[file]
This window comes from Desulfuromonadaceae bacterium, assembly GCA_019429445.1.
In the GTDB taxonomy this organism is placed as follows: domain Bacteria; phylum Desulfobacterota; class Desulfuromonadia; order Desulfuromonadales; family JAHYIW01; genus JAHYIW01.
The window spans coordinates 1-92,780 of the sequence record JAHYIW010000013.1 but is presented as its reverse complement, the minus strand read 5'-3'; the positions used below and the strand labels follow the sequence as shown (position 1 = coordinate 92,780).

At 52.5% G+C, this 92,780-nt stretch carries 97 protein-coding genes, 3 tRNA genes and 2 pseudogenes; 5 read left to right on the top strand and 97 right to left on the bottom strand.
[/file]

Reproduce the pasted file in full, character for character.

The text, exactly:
This window comes from Desulfuromonadaceae bacterium, assembly GCA_019429445.1.
In the GTDB taxonomy this organism is placed as follows: domain Bacteria; phylum Desulfobacterota; class Desulfuromonadia; order Desulfuromonadales; family JAHYIW01; genus JAHYIW01.
The window spans coordinates 1-92,780 of the sequence record JAHYIW010000013.1 but is presented as its reverse complement, the minus strand read 5'-3'; the positions used below and the strand labels follow the sequence as shown (position 1 = coordinate 92,780).

At 52.5% G+C, this 92,780-nt stretch carries 97 protein-coding genes, 3 tRNA genes and 2 pseudogenes; 5 read left to right on the top strand and 97 right to left on the bottom strand.